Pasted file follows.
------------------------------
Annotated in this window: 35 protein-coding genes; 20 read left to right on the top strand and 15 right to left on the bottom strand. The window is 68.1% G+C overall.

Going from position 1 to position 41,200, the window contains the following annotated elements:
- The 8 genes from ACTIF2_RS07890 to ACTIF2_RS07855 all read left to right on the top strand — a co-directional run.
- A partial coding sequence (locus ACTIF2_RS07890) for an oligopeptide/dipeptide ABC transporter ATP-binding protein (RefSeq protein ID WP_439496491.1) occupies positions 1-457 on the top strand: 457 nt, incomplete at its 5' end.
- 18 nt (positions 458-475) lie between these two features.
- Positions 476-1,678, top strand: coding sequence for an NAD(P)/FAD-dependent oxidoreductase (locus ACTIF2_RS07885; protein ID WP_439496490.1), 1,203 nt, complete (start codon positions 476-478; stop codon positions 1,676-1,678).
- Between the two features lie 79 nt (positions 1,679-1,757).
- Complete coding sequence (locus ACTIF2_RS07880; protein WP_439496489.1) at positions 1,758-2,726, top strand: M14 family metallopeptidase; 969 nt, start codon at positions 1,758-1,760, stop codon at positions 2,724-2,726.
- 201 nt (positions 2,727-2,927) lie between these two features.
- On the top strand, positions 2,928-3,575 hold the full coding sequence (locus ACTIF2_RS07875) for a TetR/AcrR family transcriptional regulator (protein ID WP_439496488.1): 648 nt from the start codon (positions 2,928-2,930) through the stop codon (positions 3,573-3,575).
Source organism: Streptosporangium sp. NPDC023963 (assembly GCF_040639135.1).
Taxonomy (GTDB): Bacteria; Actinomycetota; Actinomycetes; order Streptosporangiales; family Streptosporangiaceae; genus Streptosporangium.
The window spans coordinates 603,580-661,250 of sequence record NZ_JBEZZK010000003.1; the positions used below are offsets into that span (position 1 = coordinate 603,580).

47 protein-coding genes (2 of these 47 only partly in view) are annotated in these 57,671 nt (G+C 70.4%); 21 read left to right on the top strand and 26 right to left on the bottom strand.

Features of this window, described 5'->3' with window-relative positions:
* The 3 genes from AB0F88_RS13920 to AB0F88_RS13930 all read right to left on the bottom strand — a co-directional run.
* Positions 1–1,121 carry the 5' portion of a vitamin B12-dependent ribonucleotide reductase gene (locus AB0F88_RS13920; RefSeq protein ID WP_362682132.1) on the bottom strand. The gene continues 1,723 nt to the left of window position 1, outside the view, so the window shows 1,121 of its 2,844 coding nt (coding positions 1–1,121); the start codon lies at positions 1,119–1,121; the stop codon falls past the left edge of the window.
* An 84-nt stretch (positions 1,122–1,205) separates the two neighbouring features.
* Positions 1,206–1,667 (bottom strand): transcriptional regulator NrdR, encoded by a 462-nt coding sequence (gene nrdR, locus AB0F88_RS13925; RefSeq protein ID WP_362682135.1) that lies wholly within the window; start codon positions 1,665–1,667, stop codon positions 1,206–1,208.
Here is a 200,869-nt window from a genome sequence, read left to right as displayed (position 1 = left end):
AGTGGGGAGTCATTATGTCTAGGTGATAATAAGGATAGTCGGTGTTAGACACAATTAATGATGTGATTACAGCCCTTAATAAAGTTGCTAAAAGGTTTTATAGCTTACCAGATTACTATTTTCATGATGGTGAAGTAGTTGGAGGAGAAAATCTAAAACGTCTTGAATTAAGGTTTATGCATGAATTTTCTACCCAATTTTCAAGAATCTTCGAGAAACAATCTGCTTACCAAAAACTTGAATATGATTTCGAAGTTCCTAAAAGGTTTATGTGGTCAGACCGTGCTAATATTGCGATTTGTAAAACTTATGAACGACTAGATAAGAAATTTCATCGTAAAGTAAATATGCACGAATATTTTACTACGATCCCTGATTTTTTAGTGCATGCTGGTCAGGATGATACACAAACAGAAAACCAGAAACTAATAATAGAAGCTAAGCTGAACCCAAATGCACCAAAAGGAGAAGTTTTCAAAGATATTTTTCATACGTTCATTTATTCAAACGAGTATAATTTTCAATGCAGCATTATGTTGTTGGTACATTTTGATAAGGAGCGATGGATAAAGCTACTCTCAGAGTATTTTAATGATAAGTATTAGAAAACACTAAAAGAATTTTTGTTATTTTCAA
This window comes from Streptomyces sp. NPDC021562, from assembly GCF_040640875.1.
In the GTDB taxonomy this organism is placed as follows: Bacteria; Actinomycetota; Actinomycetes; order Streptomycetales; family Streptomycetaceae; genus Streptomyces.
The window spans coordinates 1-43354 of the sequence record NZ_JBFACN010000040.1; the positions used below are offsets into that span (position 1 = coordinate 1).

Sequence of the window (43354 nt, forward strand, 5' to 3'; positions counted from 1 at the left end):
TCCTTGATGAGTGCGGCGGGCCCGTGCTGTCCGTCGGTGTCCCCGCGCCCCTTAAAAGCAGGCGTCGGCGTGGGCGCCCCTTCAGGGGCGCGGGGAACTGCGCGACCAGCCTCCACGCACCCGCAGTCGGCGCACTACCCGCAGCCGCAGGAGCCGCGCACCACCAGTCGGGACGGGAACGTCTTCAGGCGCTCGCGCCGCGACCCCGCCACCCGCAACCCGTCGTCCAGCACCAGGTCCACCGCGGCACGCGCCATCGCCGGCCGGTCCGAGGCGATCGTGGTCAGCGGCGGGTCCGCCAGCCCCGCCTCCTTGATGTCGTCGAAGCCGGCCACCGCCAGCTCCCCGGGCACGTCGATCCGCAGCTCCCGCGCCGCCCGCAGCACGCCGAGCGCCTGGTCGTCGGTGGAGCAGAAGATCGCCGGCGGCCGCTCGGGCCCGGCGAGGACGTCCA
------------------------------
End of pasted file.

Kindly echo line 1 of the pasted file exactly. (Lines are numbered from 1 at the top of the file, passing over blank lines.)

Annotated in this window: 35 protein-coding genes; 20 read left to right on the top strand and 15 right to left on the bottom strand. The window is 68.1% G+C overall.